The years of stylistic foundering ended on Halfway to Sanity, a confident-sounding dose of Ramones fundamentalism. The dozen cuts mix basic guitar riffs (“I Know Better Now,” “Bop ‘Til You Drop”) and effervescent pop (“Go Lil’ Camaro Go,” with guest vocals by Debbie Harry, “A Real Cool Time”), adding some of the most intriguingly thoughtful lyrics (“I Wanna Live,” “Garden of Serenity”) in the band’s career. This encouraging return to near-top form also benefits from gutsy rock production by the band and guitarist Daniel Rey. (The UK CD adds the bubblegum classic “Indian Giver” and “Life Goes On.”) Upon the album’s release, Richie quit over a salary dispute and Marc Bell reclaimed the drummer’s seat.
The Ramones Mania compilation packs in 30 digitally remastered cuts (some of the tracks sound ace; others don’t fare so well), adding detailed annotation and Billy Altman’s voluminous liner notes. Although the song selection is straightforward, the running order is entirely non-chronological; a British B-side (“Indian Giver”), a previously unvinylized movie mix of “Rock’n’Roll High School” and a couple of 45 versions make it mildly attractive to collectors. Despite such dubious inclusions as “Commando,” “Wart Hog” and “Mama’s Boy,” Ramones Mania isn’t a bad textbook for Ramones 101. (Fun fact: the Ramones were not the first to rhyme “commies” and “salamis.” Tom Lehrer did it in 1965, in the song “So Long, Mom,” only his were singular and did not specify that it be kosher.)
The uneven quality of Brain Drain — produced with no special character by Bill Laswell — is most easily understood in light of Dee Dee’s subsequent departure from the band. Clinging together in an uneasy alliance, the Ramones here sound aimless and diffuse on all but a few tracks. So while the album sinks to the grumbly “Don’t Bust My Chops,” it also rises to deliver the anthemic inspirational message of “I Believe in Miracles,” the clumsy but convincing “Pet Sematary” (indulging Stephen King’s rock music fandom for a horror film theme), and the poignant if unseasonal “Merry Christmas (I Don’t Want to Fight Tonight).” Like a shopworn ghost, the band’s negligible cover of “Palisades Park” punkifies a pop classic (well, a familiar pop oldie) with little of the bratty hubris that once invigorated such endeavors.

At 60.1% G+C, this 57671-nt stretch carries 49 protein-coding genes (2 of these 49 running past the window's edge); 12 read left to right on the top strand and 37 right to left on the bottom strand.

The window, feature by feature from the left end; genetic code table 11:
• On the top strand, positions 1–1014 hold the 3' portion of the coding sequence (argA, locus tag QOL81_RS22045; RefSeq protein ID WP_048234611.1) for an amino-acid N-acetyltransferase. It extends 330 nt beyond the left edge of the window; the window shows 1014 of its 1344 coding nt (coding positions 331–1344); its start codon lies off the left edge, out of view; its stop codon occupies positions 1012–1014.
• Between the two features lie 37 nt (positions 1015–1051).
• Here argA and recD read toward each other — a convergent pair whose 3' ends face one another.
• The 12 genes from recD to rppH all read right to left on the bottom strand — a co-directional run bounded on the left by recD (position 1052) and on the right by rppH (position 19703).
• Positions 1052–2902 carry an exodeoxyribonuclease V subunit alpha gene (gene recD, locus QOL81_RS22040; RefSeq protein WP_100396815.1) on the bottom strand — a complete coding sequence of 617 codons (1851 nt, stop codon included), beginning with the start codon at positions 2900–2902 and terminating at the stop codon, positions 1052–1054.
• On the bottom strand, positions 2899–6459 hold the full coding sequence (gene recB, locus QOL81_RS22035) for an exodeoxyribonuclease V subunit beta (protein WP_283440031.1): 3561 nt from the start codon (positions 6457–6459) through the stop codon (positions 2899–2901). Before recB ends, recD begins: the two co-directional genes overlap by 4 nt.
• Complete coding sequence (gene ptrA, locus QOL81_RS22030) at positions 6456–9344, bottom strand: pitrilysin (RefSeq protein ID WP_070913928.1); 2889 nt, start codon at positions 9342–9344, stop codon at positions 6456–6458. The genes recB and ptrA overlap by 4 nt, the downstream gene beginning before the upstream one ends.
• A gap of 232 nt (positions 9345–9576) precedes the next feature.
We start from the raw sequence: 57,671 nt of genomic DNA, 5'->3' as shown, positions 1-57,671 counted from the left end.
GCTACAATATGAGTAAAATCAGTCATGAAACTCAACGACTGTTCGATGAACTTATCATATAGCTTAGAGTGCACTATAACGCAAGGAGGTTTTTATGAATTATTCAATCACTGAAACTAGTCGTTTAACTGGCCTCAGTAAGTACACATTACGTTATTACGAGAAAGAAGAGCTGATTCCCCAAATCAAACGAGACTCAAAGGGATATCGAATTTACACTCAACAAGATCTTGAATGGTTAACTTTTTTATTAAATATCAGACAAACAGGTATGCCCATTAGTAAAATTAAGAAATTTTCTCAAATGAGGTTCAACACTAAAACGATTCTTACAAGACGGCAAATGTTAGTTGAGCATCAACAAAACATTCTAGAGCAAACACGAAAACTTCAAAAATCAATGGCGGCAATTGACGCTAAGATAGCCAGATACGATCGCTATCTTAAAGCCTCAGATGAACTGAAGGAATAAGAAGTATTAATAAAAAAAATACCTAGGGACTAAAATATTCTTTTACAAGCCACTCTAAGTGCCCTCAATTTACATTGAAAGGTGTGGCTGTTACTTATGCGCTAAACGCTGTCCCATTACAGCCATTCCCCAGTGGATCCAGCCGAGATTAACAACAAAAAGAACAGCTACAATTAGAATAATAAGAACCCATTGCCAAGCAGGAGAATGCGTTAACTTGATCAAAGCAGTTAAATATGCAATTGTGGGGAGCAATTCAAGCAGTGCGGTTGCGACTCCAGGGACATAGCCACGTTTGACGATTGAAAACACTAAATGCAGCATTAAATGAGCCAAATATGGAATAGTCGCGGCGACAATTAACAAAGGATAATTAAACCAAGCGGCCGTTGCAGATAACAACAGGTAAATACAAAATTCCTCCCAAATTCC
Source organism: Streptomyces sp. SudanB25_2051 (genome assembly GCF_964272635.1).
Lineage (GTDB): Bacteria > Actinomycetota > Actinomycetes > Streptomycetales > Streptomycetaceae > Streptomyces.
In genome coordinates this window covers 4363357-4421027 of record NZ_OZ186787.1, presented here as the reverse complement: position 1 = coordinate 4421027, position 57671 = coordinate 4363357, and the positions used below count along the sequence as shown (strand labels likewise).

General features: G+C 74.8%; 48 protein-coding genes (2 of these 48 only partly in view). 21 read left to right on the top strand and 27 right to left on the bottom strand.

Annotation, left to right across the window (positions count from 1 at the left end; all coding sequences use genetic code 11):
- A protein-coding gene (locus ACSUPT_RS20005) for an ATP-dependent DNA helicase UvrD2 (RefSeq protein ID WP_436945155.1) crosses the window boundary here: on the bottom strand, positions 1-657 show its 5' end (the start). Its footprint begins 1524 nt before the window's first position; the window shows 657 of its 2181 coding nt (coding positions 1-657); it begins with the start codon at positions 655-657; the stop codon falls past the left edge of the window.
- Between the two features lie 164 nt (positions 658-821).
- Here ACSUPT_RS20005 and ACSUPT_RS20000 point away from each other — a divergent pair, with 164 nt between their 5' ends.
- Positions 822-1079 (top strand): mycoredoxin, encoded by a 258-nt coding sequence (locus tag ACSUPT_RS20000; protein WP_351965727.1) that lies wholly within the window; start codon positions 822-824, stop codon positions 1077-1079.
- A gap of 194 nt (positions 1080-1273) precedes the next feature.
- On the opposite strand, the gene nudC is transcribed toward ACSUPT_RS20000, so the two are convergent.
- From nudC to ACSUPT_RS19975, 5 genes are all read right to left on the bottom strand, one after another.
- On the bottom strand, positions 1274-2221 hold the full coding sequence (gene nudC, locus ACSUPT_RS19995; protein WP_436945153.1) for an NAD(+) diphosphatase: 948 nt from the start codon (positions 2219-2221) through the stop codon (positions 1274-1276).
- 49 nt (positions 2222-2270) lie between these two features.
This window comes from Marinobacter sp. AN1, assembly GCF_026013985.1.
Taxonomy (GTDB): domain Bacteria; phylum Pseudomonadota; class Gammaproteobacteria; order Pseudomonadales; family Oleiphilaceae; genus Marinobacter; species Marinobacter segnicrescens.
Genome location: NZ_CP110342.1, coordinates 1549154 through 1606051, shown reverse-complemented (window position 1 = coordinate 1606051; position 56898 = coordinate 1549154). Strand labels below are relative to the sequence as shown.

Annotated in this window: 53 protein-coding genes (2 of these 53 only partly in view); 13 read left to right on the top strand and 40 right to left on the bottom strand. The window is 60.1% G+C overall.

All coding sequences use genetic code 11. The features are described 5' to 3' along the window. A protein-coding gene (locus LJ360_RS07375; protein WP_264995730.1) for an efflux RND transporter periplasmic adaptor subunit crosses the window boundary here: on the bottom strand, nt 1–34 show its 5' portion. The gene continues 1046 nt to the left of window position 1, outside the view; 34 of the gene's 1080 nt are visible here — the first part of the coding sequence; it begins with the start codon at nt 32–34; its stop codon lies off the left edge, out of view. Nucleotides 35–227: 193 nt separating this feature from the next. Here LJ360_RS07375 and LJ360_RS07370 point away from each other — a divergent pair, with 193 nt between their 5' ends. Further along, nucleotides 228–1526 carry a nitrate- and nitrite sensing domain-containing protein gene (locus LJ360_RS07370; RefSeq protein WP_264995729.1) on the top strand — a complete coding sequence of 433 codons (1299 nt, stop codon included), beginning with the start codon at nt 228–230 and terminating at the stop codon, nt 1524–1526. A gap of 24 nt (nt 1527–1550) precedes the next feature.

With that equivocal gesture, the Ramones ceased to record for Sire, which unloaded Loco Live, a flat 32-song Barcelona concert (1991) document. Debbie Harry’s liner notes are a nice touch, and it is the recorded debut by new bassist/singer C.J. Ramone (Ward), but otherwise it’s not a Ramones artifact to be treasured. C.J. also sings and plays guitar in Los Gusanos, a rock quartet from Long Island which debuted in ’93 with a 7-inch of “Quick to Cut” b/w “Ride” on Vital Music and re-emerged in 1998 with an album of no particular merit.